Asked by ANON: Favorite 80s Fantasy Films
The 80s was truly the best decade for cheesy 80s fantasy films. If you haven’t seen all of these, you’re missing out. In order of pictures:
- Legend (1985)
- The Last Unicorn (1982)
- Ladyhawke (1985)
- Labyrinth (1986)
- The Secret of Nimh (1982)
- The Neverending Story (1984)
- Red Sonja (1985)
- Masters of the Universe (1987)
- Return to Oz (1985)
- Highlander (1986)
- Conan the Barbarian (1982)
- Krull (1983)
- Excalibur (1981)
- Clash of the Titans (1981)
- Dark Crystal (1982)
- The Princess Bride (1987)
- Willow (1988)
- The Beastmaster (1982)
WHERE GORGEOUS SOUNDTRACKS AND AMAZING CONCEPT DESIGN LIVE AND DIE
Right in the childhood.
Bareface by LancerMoo
“RH Reality Check spoke with Lenzi Sheible, president of Fund Texas Women—a nonprofit that assists women with the costs of obtaining abortion care—about research she conducted into police killings in her home town of Austin, Texas, a place normally seen as politically and socially progressive.”
Read more here: http://rhrc.us/1uOr5XQ
Truth is Beauty by Marco Cochrane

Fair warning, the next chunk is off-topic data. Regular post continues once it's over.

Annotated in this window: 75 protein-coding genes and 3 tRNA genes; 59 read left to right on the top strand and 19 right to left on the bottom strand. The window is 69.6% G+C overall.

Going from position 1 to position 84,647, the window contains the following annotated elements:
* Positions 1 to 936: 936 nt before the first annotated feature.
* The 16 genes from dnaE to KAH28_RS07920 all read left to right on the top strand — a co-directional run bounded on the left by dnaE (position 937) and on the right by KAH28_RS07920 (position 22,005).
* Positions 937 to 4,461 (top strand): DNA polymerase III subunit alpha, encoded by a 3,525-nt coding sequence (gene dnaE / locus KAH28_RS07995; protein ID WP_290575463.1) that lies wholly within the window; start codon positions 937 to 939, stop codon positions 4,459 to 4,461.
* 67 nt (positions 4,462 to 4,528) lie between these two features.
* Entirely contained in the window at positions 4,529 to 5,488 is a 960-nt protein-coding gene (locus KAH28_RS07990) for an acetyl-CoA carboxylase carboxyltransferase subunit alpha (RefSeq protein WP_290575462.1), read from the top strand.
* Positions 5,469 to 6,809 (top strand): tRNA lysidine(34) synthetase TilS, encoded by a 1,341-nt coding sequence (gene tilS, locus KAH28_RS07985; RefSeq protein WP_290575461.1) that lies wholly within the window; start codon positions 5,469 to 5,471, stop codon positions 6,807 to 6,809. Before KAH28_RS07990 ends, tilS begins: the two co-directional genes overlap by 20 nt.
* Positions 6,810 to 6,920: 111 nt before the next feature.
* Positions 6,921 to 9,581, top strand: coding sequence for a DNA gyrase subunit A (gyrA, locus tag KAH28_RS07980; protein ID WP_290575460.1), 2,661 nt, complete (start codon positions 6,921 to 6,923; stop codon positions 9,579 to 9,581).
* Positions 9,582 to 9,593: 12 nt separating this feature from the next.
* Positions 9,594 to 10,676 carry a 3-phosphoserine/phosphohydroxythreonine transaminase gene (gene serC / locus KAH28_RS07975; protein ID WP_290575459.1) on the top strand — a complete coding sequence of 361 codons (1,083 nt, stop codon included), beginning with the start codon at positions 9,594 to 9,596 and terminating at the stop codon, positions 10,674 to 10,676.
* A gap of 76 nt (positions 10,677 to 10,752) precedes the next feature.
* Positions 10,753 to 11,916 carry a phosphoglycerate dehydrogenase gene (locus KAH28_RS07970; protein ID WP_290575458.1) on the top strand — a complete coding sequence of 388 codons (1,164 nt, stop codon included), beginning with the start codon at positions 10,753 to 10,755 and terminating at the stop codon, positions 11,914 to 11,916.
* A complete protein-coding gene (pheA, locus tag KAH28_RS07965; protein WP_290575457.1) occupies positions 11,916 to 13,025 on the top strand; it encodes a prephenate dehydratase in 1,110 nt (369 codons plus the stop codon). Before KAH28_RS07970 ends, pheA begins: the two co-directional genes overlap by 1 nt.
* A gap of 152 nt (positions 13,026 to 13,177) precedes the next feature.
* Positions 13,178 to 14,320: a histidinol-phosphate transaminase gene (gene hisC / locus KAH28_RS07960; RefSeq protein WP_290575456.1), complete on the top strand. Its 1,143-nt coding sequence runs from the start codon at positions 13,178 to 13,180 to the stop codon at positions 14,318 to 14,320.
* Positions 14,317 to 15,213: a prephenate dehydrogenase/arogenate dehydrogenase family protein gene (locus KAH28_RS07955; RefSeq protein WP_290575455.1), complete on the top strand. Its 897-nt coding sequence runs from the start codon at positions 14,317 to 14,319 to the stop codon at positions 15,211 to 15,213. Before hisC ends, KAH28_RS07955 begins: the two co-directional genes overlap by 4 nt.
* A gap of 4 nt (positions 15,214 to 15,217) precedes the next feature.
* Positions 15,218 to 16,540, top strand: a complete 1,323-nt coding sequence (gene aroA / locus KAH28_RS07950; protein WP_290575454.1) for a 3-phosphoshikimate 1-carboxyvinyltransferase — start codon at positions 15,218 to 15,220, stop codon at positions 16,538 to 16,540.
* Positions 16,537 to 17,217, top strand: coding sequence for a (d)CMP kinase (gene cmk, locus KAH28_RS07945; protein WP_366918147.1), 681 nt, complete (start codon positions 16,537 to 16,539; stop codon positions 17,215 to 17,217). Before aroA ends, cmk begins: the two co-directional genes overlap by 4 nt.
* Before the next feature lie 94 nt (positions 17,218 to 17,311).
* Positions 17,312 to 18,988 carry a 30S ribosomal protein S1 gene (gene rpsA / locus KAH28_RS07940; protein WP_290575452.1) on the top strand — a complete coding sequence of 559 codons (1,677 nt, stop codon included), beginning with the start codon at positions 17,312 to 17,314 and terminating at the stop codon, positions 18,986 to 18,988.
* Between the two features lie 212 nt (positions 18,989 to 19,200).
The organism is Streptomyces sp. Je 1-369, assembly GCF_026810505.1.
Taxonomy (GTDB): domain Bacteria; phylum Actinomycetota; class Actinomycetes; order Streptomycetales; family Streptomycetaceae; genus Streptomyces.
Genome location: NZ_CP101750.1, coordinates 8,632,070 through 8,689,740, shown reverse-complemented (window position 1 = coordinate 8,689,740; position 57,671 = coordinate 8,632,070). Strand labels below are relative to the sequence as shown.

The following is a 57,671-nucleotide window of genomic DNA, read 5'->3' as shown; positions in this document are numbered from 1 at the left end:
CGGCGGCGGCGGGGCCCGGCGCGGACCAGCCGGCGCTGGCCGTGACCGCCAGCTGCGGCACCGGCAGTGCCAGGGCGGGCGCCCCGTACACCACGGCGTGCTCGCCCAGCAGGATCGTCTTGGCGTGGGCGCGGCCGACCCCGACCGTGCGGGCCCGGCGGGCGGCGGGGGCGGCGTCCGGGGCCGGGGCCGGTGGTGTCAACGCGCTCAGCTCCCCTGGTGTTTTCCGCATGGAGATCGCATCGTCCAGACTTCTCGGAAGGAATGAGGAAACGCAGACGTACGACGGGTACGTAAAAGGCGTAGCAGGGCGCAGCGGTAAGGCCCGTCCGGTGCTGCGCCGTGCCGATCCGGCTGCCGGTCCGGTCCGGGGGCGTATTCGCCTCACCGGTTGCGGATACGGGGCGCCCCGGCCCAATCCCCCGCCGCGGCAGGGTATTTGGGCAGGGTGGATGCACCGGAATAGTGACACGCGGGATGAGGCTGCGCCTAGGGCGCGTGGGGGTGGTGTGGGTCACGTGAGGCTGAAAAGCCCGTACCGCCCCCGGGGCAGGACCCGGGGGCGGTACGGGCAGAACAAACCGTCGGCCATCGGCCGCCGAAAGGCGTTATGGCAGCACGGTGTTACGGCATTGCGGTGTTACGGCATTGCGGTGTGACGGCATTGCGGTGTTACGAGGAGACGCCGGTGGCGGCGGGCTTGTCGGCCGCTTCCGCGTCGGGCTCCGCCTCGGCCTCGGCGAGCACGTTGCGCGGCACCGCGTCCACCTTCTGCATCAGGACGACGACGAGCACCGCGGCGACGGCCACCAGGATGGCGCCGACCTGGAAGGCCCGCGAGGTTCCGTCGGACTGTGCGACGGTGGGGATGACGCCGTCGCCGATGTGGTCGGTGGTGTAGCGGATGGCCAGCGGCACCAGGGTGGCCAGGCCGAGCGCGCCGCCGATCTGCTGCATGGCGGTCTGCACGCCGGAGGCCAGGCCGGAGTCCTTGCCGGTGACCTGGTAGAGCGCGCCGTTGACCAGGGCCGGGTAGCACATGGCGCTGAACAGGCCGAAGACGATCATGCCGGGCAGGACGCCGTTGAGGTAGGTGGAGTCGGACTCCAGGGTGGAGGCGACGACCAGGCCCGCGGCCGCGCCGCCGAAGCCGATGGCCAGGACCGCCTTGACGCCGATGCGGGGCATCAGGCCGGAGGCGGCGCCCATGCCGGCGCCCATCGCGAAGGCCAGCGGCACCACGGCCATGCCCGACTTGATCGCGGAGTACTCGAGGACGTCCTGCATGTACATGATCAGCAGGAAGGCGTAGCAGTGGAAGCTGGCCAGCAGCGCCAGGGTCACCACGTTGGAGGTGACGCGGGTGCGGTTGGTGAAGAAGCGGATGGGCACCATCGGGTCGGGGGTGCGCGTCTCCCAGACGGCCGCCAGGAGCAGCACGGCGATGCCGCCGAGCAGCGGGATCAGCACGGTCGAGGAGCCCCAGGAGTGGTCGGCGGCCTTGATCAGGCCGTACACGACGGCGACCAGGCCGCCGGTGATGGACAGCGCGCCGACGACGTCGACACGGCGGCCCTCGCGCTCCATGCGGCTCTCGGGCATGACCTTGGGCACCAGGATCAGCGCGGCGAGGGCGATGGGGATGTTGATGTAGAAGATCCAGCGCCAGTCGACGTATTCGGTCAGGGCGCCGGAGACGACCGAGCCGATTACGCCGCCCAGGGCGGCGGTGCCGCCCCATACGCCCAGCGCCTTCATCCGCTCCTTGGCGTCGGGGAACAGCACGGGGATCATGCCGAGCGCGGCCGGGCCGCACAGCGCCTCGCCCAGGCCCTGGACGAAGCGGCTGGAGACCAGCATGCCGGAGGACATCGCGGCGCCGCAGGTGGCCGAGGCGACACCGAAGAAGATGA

One of the most eye-catching artworks at this year’s Burning Man festival was a 55-feet tall sculpture of a woman in a beautifully elegant pose. Truth is Beauty is the second of three sculptures in a series called The Bliss Project by artist Marco Cochrane. Constructed of welded steel rods and balls and covered in stainless steel mesh skin, the massive sculpture had interactive lighting effects that made it constantly change.
Many cancer patients can be overwhelmed with the physical and emotional difficulties of their disease, and the loss of their hair from chemotherapy treatment certainly doesn’t help. Henna Heals, a rich community of nearly 150 henna tattoo artists worldwide established by a team of 5 women in Canada, helps women with cancer feel confident and beautiful again by drawing elegant henna crowns on their bare heads:
The intricate patterns that the artists create with all-natural henna paste are a unique and empowering substitute to the hats and wigs that many women use to cover their heads after losing their hair to chemotherapy. “For cancer patients, the henna crowns really are a healing experience,” claims Frances Darwin, the founder of Henna Heals. “This is all about them reclaiming a part of themselves that would normally be perceived as ill or damaged or not nice to look at and making it more feminine and beautiful.”
The traditional South-Asian temporary tattoos, which are made with 100% natural home-made henna paste, last for around two weeks and have no harmful side-effects. Henna Heals also offers henna services for special events and does belly painting for mother-to-be, but they always donate 10% of their proceeds to compensate the cost of the henna crowns they make for cancer patients.
I could yell ‘cultural appropriation’ right now but I don’t wanna because, fuck yeah, this is a great idea. And I’m gonna tell you why.